Getting fit for your sport

This is a question I get asked a lot…and it is probably something that I dealt with before in this blog or one of the other incarnations of this blog but I’ll deal with it again because I was asked about it today and because I can’t be bothered searching to see if I have talked about it before.

I was asked specifically…’What is the best type of training I can do to make me a better rugby player?’…now feel feel to substitute Mixed Martial Artist, Tennis player, swimmer or powerlifter for rugby player and my answer will be the same.

The best thing you can do training wise is to play your sport…if you are a rugby player…the best thing you can do to be better at rugby is to play more games, if it is MMA it is to fight and spar more, if it is tennis then play more matches and if you are a swimmer you need to compete in more meets and if you are a powerlifter you need to take part in more competitions.

So for me it is a hierarchy of importance with regard to playing/competing/training.

1. Play and compete more.

2. Next you need to focus on the activities that enable you to play and compete more. Now this is where it gets tricky. For some athletes this might mean you need to prehab/rehab and regeneration work. For others it might be more endurance work and yet others more speed work. You might be too light to compete properly and so need to focus on bulking up. Yet others might be big enough but not strong enough. So after playing and competing the next thing you need to think about is realistically…’What do I need to do to allow me to play/compete more often’? The problem is that many athletes don’t answer this question realistically. The player in question that asked me this question today after we talked for a while got around to the fact that he hasn’t finished a game all season. The reason for this is simple…he’s too unfit and the dude is quite simply too fat to be fit. Yet he is in the gym 4 nights a week doing strength work along with his team training sessions. The answer to his question is simple…the best thing he could do to improve would be to NOT do 4 strength sessions a week. His time could be used much more productively.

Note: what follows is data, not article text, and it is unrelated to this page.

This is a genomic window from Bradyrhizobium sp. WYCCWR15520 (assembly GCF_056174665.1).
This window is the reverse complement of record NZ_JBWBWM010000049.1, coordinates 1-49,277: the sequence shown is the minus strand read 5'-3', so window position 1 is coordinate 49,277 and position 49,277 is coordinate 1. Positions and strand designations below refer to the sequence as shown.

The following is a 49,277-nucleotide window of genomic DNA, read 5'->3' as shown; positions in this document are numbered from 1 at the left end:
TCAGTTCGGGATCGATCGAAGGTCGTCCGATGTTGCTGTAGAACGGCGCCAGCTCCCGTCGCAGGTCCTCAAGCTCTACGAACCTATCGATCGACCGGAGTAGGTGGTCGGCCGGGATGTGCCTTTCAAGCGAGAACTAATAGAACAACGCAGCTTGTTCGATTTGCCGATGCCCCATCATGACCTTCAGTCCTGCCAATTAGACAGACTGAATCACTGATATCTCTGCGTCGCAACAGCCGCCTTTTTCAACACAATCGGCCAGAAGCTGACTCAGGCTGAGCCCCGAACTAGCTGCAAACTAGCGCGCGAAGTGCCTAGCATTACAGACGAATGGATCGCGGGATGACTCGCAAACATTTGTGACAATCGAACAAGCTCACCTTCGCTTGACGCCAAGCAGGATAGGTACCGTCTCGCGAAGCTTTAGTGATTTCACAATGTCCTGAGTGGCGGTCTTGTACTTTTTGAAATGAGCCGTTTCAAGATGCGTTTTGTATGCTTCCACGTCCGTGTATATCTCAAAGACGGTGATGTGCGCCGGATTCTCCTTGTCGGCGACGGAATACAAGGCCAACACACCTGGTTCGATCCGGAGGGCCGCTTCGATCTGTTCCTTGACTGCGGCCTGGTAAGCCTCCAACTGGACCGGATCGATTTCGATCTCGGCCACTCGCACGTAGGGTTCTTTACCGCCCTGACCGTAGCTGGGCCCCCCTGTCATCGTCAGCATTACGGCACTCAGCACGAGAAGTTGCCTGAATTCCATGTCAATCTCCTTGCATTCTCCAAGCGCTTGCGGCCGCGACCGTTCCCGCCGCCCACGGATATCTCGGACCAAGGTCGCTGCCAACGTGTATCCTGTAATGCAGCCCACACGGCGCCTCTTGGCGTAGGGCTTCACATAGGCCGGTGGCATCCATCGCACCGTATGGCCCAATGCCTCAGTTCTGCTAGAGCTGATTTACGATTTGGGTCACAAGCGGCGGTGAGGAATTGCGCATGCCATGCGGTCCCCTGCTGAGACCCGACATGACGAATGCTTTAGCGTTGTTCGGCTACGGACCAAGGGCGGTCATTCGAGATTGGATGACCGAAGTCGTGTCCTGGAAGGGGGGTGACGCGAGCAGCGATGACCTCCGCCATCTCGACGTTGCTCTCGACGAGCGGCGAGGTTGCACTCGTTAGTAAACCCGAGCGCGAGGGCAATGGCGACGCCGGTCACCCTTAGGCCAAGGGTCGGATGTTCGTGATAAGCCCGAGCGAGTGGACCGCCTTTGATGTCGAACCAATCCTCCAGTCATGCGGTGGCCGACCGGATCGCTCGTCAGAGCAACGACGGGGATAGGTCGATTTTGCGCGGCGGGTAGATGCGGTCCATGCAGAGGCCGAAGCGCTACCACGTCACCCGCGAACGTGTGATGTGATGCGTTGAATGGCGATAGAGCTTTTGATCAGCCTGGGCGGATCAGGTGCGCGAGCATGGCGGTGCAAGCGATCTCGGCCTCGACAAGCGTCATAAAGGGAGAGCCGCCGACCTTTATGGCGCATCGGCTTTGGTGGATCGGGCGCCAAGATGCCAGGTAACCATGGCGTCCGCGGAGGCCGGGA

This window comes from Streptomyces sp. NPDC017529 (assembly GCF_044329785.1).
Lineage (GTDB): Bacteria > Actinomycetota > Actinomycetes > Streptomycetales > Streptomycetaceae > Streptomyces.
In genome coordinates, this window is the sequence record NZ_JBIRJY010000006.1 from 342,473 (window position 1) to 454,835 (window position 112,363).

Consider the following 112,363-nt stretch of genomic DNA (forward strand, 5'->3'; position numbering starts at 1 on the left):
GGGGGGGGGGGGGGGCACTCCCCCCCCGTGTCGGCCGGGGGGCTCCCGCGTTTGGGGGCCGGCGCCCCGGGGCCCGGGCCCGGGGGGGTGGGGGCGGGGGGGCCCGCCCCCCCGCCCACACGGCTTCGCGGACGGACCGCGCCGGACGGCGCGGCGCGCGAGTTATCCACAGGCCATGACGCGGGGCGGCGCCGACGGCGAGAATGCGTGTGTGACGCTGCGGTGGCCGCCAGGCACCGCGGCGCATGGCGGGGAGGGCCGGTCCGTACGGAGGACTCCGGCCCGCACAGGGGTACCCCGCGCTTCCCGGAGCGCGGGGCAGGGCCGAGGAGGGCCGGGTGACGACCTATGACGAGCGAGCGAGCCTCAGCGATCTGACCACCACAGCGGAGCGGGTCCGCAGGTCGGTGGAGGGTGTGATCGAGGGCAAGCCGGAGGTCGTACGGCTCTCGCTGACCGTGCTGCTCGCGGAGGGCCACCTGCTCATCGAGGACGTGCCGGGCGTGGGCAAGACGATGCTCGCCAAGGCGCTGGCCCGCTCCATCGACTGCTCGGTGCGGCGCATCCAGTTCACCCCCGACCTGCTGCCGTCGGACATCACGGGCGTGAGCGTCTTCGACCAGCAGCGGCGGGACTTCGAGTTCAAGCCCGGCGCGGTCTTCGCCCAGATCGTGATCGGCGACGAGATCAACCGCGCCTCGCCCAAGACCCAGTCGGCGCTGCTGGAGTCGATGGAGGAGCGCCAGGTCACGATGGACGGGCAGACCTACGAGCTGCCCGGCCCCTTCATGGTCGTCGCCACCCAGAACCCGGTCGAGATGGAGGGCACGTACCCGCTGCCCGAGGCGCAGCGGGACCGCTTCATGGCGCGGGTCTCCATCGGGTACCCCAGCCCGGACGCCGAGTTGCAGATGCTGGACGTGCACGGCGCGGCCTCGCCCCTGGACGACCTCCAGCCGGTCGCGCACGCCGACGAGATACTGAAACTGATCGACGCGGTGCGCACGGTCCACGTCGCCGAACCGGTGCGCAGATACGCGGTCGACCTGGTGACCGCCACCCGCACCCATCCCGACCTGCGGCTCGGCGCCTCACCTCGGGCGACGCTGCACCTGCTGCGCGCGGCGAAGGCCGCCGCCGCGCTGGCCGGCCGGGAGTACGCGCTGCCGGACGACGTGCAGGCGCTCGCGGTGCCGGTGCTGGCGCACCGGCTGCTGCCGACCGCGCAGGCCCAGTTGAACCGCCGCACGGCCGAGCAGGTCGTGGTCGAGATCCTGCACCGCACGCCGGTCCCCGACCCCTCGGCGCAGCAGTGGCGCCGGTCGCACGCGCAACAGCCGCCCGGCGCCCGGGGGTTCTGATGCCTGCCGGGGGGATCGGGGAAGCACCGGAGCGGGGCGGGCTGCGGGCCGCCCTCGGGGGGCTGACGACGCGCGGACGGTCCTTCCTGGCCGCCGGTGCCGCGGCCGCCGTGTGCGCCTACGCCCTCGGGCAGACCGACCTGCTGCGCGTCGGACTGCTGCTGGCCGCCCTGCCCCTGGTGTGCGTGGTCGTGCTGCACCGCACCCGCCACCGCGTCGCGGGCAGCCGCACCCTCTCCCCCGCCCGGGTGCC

3. After you have taken care of 1. playing and competing more and 2. working out what activities will enable you to play and compete more only then do you need to work out number 3…and that is to work out what activities will enable you to perform better when competing in your sport of choice. Now personally I know rugby players and footballers who play barely half the games in their season.I know Mixed Martial Artists who rarely fight. I know powerlifters who┬árarely┬áif ever compete…yet these same athletes never miss a training session in the gym. They have failed to prioritise their training properly.

So…in short…if you want to get better at your sport…then compete or play your sport. If you want to be able to compete and play…then work out what you need to do to keep your body fit and healthy enough to be able to compete or play and then and only then….do you need to worry about the training you need to do to perform better. So I am not interested in hearing about your opinions on hill sprints, or your views on reverse band bench pressing, or how awesome you think crossfit is for rugby if it is 6 weeks since your last game and you haven’t been picked because you are too fat or too unfit to actually make it through a game.